Grand Hotel (1932) isn’t a perfect, or even great movie, but it is an interesting one. By most accounts, Grand Hotel was the first movie to have multiple headlining stars, rather than just one or two. Greta Garbo, Joan Crawford, John Barrymore, Lionel Barrymore and Wallace Beery all shared the headlines for this film. Directed by Edmund Goulding, Grand Hotel was also one of the earliest films to feature interlocking characters and multiple plot-lines, which combine to create a movie that’s more about place than narrative development. The film depicts a slice-of-life, much like Robert Altman’s Nashville (1977) and many others that followed. Goulding’s film launched an entire genre that is still relevant today. Even contemporary movies like Love, Actually (Richard Curtis, 2000) can directly trace their lineage to this film.
It was actually reading Pauline Kael’s words that encouraged me to seek out this film, despite her oblique criticism of it:
“There is every reason to reject Grand Hotel as an elaborate chunk of artifice; there are no redeeming qualities in Vicki Baum’s excruciating concepts of character and fate, and anyone who goes to see this movie expecting an intelligent script, or even “good acting,” should have his head examined. Most of the players give impossibly bad performances – they chew up the camera. But if you want to see what screen glamour used to be, and what, originally, “stars” were, this is perhaps the best example of all time.”
She’s right; this film is a fabulous example of early classic Hollywood, and a great starting point for anyone who hasn’t seen many movies from this time period. On the other hand, Grand Hotel is also more unique that Kael gives it credit for. And because of the innovative way the story is assembled, it still resonates today.
Setting as character
You could say that the hotel itself is the main character of this film. On any given day, as the narrative tells us, a number of interesting things could be happening inside it. As the old battle-scarred doctor says in the beginning (and end) of the movie, “People come, people go. Nothing ever happens.” The film begins with an overhead shot of the telephone operating girls, routing calls from room to room. From time to time, the narrative returns to this space, which serves as the nerve centre of the establishment. We are introduced to several key characters as they speak on the phone. There are several early sequences that feature a crane shot of the hotel lobby, where the residents move around like ants. This gives the audience the God-like experience of starting from the outside and moving in for a brief look at the intersecting lives of a select few. Within the roughly 24 hour timespan of the film, the following is what viewers happen upon: A dancer (Greta Garbo) is coping with a career on the decline; a sick man (Lionel Barrymore) faces mortality; a businessman (Walter Beery) struggles with money, and a broke baron (John Barrymore) finds he has too much heart to make a successful thief.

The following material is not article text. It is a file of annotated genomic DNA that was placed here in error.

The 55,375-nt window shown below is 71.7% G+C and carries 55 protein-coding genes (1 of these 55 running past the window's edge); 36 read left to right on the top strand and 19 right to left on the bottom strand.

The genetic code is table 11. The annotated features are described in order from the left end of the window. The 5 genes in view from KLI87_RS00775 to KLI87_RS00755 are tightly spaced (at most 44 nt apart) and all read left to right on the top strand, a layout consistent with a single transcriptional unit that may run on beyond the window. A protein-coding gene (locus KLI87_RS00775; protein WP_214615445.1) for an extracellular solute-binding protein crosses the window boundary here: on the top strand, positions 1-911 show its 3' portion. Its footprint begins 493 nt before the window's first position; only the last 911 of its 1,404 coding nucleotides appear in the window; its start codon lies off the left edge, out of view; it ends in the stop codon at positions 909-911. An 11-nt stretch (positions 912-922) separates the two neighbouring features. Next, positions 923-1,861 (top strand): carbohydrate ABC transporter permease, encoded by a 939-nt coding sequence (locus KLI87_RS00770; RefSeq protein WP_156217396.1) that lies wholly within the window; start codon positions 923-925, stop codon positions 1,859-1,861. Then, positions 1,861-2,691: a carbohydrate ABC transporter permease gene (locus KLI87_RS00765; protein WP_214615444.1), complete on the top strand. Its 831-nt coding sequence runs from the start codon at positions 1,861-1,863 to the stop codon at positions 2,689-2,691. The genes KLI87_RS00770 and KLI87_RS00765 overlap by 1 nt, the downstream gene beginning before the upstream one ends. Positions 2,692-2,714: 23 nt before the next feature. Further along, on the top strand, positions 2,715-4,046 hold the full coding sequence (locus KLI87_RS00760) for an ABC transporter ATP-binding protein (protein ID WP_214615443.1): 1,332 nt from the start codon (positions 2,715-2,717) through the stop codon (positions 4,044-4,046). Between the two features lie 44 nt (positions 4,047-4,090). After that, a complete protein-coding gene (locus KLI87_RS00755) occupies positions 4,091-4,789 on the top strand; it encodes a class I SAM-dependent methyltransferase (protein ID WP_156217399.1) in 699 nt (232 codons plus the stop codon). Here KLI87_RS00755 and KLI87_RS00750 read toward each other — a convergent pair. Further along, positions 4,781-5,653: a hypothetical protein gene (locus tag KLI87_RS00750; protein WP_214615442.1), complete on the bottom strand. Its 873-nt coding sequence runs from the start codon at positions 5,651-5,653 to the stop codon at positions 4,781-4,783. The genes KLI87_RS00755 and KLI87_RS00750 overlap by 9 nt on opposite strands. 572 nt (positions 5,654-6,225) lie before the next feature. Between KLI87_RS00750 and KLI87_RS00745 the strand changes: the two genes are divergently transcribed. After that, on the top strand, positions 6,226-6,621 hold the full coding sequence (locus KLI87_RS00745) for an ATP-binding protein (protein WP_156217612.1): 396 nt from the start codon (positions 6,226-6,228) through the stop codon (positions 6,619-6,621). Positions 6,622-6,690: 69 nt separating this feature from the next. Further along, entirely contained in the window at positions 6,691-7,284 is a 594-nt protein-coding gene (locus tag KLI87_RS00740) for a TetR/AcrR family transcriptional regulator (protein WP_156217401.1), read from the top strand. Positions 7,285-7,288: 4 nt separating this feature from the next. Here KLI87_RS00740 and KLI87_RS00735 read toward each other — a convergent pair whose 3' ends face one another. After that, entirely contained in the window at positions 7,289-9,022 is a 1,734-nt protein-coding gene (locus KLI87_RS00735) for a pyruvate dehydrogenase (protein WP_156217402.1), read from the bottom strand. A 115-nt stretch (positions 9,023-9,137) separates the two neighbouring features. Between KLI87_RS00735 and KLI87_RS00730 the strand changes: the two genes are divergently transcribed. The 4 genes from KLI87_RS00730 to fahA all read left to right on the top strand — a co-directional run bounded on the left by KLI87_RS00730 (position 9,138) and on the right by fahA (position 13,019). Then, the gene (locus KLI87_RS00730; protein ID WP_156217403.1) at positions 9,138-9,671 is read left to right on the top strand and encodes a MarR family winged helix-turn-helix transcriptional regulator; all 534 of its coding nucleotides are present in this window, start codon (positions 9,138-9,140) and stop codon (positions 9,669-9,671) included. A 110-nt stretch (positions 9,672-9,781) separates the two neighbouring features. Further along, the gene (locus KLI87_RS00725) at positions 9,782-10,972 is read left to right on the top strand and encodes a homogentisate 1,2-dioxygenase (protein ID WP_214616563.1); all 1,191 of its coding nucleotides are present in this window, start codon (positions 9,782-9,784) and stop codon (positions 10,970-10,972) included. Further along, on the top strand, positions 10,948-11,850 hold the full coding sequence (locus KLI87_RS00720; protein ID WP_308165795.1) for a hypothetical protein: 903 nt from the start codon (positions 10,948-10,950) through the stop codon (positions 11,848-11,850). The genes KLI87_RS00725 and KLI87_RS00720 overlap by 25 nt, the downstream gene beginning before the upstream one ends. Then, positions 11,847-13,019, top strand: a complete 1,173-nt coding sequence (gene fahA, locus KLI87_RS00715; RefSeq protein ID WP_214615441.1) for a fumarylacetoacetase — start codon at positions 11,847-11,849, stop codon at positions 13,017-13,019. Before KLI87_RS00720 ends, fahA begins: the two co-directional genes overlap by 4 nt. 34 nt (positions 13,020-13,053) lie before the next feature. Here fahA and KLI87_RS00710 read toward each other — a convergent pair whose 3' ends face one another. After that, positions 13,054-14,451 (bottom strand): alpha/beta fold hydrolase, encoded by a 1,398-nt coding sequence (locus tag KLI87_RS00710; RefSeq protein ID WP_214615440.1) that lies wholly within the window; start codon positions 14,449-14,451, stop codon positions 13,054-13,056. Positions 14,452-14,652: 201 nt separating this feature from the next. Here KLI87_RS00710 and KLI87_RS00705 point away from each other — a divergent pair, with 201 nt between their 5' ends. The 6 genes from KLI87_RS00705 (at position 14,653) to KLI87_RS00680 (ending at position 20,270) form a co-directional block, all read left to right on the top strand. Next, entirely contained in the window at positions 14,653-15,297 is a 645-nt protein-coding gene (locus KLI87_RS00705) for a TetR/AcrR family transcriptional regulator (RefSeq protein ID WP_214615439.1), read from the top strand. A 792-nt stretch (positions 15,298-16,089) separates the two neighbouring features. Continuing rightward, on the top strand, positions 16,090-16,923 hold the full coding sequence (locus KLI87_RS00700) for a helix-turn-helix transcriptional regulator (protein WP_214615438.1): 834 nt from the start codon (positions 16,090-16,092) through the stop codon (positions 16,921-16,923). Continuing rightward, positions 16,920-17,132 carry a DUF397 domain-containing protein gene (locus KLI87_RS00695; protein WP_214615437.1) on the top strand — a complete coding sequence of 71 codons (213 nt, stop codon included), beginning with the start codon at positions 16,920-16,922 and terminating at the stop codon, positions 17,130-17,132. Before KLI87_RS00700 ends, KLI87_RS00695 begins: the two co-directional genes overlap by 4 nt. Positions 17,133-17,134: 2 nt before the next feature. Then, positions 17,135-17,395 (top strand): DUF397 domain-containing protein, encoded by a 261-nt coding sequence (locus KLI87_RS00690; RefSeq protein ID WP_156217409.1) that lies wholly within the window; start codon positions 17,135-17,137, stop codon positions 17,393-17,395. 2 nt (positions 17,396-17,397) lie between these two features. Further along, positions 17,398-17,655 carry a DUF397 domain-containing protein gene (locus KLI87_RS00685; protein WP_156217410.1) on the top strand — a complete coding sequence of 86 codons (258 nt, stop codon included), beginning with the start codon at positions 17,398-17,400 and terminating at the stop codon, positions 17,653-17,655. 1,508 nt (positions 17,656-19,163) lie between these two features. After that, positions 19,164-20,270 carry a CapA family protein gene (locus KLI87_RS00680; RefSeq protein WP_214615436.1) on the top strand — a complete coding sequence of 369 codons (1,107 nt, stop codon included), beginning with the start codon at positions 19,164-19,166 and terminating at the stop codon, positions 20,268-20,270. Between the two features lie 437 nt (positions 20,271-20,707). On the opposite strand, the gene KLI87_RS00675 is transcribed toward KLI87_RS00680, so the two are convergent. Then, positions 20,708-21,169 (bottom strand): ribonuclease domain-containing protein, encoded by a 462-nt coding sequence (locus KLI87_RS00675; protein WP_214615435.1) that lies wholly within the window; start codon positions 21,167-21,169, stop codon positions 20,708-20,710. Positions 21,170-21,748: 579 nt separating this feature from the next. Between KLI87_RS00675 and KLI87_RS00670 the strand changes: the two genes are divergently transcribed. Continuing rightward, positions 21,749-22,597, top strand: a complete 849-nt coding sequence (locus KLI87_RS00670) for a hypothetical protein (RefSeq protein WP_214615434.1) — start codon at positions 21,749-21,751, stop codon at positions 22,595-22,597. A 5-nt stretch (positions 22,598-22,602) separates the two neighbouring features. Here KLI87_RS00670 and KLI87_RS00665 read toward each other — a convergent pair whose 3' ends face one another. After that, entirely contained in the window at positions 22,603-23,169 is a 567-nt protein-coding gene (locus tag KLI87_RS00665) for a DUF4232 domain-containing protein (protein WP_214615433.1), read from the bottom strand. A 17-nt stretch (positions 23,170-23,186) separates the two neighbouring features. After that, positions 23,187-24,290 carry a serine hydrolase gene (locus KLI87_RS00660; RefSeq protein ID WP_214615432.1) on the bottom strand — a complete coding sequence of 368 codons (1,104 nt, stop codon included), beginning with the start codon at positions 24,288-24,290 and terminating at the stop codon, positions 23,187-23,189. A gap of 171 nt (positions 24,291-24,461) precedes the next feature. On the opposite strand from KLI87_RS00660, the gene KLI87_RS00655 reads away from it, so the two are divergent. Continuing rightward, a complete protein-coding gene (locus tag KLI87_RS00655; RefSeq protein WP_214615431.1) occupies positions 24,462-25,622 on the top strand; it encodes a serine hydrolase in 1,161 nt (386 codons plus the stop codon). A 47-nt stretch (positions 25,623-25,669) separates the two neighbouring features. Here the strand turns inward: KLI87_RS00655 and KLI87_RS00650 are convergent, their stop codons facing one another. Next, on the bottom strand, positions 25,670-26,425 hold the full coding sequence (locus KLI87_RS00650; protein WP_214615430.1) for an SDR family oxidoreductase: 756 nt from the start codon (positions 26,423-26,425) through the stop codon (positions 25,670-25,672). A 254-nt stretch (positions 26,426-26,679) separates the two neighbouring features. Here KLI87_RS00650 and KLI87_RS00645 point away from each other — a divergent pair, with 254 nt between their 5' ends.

All of these characters run into one another in various ways and form relationships, romantic, antagonistic and platonic. As soon as we learn one of the porters is expecting a child, we know someone else will probably die, just to keep the balance. As people come in through the revolving doors, other leave. However obvious the metaphor may be, Grand Hotel isn’t just a slice of life. The goings-on therein represent life itself with all its unfortunate accidents and occasional serendipities. The transient hotel space allows viewers to explore the lives of a group of people who would never encounter each other any other way, which is one of the reasons the formula has been so useful to other filmmakers over the years.